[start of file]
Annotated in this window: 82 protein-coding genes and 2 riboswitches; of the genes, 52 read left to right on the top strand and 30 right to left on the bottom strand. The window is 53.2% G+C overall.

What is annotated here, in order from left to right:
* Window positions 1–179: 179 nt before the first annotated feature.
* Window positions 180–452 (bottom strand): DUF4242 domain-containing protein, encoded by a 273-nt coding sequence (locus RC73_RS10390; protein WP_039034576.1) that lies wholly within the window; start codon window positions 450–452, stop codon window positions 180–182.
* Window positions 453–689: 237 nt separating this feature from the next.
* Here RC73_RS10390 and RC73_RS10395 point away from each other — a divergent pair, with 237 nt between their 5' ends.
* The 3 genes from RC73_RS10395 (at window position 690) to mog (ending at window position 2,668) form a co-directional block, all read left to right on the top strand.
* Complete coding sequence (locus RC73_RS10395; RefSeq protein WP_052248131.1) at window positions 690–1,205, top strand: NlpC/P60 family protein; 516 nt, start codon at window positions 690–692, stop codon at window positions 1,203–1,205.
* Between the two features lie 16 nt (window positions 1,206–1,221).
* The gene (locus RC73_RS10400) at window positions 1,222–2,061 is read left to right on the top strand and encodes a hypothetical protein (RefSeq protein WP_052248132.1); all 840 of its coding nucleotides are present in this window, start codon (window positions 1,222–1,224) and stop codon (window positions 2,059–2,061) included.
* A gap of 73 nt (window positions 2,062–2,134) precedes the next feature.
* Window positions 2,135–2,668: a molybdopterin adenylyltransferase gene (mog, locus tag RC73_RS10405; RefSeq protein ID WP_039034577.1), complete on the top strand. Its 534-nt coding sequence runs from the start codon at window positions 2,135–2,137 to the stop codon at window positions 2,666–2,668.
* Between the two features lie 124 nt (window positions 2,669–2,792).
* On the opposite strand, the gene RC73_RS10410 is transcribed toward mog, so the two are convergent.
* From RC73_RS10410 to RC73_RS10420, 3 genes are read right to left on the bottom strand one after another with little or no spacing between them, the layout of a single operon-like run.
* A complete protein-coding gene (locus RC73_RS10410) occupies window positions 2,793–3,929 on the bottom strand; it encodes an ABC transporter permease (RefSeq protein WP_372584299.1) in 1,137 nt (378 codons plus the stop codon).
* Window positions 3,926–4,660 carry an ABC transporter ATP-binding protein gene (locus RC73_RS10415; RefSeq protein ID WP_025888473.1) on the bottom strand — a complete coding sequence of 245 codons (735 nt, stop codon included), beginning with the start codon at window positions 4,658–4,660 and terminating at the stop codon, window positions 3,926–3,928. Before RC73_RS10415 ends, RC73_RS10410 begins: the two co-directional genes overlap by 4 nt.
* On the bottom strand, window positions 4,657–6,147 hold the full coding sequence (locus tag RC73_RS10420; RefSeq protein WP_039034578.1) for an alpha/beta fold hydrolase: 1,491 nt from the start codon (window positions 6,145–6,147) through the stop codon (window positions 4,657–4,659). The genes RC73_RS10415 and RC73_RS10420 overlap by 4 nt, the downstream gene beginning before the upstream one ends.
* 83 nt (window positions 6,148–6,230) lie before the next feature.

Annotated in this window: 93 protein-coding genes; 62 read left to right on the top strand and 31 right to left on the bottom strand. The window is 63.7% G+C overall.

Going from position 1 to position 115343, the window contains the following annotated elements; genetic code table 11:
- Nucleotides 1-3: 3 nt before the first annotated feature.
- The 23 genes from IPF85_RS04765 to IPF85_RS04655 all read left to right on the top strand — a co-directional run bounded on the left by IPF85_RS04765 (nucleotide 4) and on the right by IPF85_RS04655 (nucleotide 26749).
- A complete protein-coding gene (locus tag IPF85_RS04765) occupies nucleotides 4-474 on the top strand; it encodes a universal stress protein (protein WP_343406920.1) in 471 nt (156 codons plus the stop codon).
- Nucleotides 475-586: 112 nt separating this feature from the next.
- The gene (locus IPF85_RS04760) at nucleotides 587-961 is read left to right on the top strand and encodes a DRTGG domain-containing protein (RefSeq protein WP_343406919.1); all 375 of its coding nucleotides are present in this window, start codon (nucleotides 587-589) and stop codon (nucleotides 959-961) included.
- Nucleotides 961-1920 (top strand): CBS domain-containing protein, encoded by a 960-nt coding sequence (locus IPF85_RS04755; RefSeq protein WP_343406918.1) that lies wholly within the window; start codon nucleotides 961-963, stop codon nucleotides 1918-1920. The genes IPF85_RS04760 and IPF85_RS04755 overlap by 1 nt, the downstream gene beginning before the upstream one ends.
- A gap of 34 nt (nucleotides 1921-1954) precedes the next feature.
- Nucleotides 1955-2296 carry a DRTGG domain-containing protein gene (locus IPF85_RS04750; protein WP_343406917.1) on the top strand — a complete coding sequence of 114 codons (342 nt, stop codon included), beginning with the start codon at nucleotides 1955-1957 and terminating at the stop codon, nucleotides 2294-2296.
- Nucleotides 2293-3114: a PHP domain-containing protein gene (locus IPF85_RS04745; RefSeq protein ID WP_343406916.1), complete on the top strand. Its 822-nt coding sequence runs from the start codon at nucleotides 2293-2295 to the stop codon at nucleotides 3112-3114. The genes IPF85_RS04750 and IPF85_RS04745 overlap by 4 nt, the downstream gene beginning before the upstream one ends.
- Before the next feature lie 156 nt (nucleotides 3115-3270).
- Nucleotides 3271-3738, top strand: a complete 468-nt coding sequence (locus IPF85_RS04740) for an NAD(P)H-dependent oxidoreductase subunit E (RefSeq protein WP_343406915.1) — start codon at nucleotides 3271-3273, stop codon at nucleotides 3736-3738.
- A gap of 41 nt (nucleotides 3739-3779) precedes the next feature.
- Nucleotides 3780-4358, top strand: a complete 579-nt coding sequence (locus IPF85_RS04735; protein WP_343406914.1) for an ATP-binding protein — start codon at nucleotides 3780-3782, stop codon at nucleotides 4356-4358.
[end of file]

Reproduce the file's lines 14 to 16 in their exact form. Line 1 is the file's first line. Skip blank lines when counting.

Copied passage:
* On the opposite strand, the gene RC73_RS10410 is transcribed toward mog, so the two are convergent.
* From RC73_RS10410 to RC73_RS10420, 3 genes are read right to left on the bottom strand one after another with little or no spacing between them, the layout of a single operon-like run.
* A complete protein-coding gene (locus RC73_RS10410) occupies window positions 2,793–3,929 on the bottom strand; it encodes an ABC transporter permease (RefSeq protein WP_372584299.1) in 1,137 nt (378 codons plus the stop codon).